Relevant Magazine ran my review of the cd which I'll share with you all here:
Loretta Lynn, Van Lear Rose
Produced by Jack White
By Brad Caviness
Those reading who attained consciousness before 1980, probably have a potent memory of going to the movies as a child with their parents (or in my case, grandparents) to see Coal Miner's Daughter, the film based on the life story of superstar country music performer, Loretta Lynn. If you're younger than that, chances are you've caught the film numerous times as a rental or on cable TV. If you're like me, even if you never bought another Loretta Lynn record, you still carried a soft spot in your heart for her and her music after seeing the movie.
If that's the case, her new release, Van Lear Rose, is sure to not only stir fond memories, but also give you a whole new appreciation for this legendary performer. It's a country comeback album on the order of Johnny Cash's American Recordings or Dolly Parton's Little Sparrow. Loretta Lynn not only reaches back to her roots to find what made her so compelling in the beginning, but also discovers she still has something new to say. The result is a record that finds Ms. Lynn at the peak of her creative powers.
Part of the revitalization, no doubt, is the involvement of indie rocker Jack White of the White Stripes as the project's producer. Just as renowned alternative music producer Rick Rubin was given much of the credit for orchestrating Johnny Cash's return to form, White is clearly the impetus for the excitement Loretta exhibits on this record. But unlike Rubin, who distilled Cash's sound by stripping away everything that wasn't Cash and then got out of the way, White's fingerprints are everywhere on this album. From the sound of an amplifier's hum that opens the record, to his vocal duet and the decidedly Euro rock introduction on "Portland, Oregon," and the raucous, noisy, garage-blues stomp of "Have Mercy" and "Mrs. Leroy Brown," this is clearly new territory for Loretta, but she's more than equal to the task. It's hard to say whether the excitement and confidence in her delivery is the result of or the inspiration for the young band's spirited delivery.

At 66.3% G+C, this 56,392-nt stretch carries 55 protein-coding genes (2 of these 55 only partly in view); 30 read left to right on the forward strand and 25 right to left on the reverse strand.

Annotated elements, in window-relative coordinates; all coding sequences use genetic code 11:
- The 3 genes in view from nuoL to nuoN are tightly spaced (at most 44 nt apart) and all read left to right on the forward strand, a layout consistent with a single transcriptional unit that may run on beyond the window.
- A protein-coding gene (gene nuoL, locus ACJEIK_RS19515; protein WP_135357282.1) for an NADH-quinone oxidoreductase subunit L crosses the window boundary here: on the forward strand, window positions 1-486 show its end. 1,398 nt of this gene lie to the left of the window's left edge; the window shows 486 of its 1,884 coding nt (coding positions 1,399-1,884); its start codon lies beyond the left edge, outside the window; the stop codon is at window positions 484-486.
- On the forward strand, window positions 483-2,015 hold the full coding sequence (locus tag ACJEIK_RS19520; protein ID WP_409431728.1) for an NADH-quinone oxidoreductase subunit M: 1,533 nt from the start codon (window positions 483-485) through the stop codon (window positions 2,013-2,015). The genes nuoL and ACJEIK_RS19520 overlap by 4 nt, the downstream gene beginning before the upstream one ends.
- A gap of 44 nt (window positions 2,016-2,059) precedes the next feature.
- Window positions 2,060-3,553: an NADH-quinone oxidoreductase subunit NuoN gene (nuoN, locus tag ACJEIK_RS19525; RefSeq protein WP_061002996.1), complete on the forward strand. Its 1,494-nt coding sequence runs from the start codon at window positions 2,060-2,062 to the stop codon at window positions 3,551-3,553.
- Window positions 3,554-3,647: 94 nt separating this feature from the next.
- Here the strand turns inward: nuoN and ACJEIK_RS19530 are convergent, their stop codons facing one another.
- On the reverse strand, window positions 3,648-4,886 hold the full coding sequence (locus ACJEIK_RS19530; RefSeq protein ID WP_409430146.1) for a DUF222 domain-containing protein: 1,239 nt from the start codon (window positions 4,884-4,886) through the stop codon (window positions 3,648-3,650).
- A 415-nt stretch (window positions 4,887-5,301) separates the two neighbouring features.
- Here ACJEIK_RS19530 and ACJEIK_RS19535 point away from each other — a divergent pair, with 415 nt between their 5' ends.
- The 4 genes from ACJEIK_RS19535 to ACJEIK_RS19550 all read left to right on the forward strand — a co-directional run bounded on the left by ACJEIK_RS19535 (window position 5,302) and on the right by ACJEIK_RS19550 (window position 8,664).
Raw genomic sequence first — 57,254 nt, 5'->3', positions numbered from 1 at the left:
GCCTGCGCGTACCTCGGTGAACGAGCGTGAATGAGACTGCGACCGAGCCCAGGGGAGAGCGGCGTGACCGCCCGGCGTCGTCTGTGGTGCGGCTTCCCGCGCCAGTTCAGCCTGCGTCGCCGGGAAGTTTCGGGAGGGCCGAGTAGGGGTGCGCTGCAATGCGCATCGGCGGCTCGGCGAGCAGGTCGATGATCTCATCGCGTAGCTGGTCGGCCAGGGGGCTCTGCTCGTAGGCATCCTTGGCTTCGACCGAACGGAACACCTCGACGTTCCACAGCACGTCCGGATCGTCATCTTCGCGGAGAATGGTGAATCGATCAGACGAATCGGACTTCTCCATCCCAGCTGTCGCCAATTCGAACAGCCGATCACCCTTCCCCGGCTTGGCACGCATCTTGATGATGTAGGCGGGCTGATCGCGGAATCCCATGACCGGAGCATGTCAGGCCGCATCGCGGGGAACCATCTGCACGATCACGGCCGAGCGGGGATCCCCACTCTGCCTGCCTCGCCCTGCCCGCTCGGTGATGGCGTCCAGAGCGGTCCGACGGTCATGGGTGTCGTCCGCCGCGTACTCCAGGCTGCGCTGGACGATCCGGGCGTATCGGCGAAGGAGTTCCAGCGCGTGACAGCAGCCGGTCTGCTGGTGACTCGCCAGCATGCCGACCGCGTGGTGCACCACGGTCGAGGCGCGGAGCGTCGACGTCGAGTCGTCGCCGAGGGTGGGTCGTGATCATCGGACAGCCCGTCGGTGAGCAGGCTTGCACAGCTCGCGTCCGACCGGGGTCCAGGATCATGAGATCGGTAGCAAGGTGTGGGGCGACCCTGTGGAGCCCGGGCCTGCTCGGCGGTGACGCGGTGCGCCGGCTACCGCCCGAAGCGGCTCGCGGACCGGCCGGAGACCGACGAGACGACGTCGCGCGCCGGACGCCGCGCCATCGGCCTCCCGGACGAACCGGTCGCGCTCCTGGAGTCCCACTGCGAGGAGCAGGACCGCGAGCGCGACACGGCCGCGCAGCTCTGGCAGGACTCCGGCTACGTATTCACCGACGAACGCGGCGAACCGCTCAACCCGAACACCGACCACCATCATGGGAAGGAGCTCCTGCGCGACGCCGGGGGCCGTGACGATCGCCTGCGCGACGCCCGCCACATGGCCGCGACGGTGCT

Which is not to say that there isn't plenty of "traditional" country music on the record, though it's a far cry from the rhinestone-studded, big-haired music of Loretta's earlier heyday. For one, she wrote every song on this record (one was co-written with White, and another with her late husband, Doo). Secondly, both she and White seem to understand that the most successful comebacks are the ones that not only energize old fans, but also win new ones. To accomplish that, the focus is squarely on Loretta's story telling — her ability to write songs that resonate with the listener on an emotional level, and characters real enough to make the song seem autobiographical, even when it's not.
Musically, though, she's got a new axe to grind. She's out to prove that over 40 years in the spotlight hasn't dulled her edge one iota. She's gone and made a record for those whose preference in country music leans towards the experimental approach of Wilco, the gut level busking of Old Crow Medicine Show, and the authoritarian stamp of the recent Johnny Cash, in which he took from disparate sources (such as folk and traditional country, heavy metal and alternative rock, and his own compositions new and old) and made each selection uniquely his own. She is at the top of her game on this record, thus Van Lear Rose seems much less like Jack White reinventing Loretta Lynn than Loretta bending White to her will.
The arrangements are kept purposefully simple: an acoustic and/or electric guitar, bass, drums and a fiddle or pedal steel. The songs are given just enough polish to sparkle, but not so much that the spotlight strays from Loretta for long. And she shines. She delivers the strongest set of material since her commercial peak in the ‘70s, perhaps since the beginning of her career. She celebrates rural living in cuts like "Van Lear Rose," "High On A Mountain Top" and "Little Red Shoes" (a stand-out cut in which White provides instrumentation to a spoken monologue delivered in a concert recording). "Family Tree" and "Women's Prison" tell two arresting tales of women scorned, while "Portland, Oregon" and "Mrs. Leroy Brown" are scorching, bluesy, honky tonk anthems. “God Makes No Mistakes” is a potent statement of old-time gospel faith in the face of life’s adversity. More touching moments come when Loretta references her late husband. "Trouble Down The Line" is a sad tale of a relationship drifting apart while "Miss Being Mrs." is Loretta at her most vulnerable, as she contemplates being a widow and reminisces about her 48-year marriage.
Van Lear Rose finds Loretta at the absolute zenith of her abilities. She sings with such passion and conviction that old school fans can surely over-look the rock 'n' roll bent, and new school fans will be astounded that a septuagenarian can rock so hard.